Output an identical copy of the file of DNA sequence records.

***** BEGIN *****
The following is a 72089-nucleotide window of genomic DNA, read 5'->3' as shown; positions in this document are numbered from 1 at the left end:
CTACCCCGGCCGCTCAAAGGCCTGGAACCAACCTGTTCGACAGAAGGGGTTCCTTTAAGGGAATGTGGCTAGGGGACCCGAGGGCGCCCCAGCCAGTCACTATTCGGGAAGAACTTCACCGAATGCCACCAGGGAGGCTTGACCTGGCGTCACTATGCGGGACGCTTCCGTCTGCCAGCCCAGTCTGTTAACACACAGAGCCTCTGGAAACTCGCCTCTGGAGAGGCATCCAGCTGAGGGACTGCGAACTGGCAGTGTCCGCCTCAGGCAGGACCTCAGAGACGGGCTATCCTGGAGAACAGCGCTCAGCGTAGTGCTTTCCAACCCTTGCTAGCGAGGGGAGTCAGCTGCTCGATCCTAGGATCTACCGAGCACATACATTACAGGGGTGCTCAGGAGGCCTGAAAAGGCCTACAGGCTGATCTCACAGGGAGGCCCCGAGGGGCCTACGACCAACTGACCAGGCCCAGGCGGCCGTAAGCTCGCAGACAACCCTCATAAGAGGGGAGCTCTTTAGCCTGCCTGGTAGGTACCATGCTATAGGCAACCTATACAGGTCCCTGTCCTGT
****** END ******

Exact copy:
The following is a 72089-nucleotide window of genomic DNA, read 5'->3' as shown; positions in this document are numbered from 1 at the left end:
CTACCCCGGCCGCTCAAAGGCCTGGAACCAACCTGTTCGACAGAAGGGGTTCCTTTAAGGGAATGTGGCTAGGGGACCCGAGGGCGCCCCAGCCAGTCACTATTCGGGAAGAACTTCACCGAATGCCACCAGGGAGGCTTGACCTGGCGTCACTATGCGGGACGCTTCCGTCTGCCAGCCCAGTCTGTTAACACACAGAGCCTCTGGAAACTCGCCTCTGGAGAGGCATCCAGCTGAGGGACTGCGAACTGGCAGTGTCCGCCTCAGGCAGGACCTCAGAGACGGGCTATCCTGGAGAACAGCGCTCAGCGTAGTGCTTTCCAACCCTTGCTAGCGAGGGGAGTCAGCTGCTCGATCCTAGGATCTACCGAGCACATACATTACAGGGGTGCTCAGGAGGCCTGAAAAGGCCTACAGGCTGATCTCACAGGGAGGCCCCGAGGGGCCTACGACCAACTGACCAGGCCCAGGCGGCCGTAAGCTCGCAGACAACCCTCATAAGAGGGGAGCTCTTTAGCCTGCCTGGTAGGTACCATGCTATAGGCAACCTATACAGGTCCCTGTCCTGT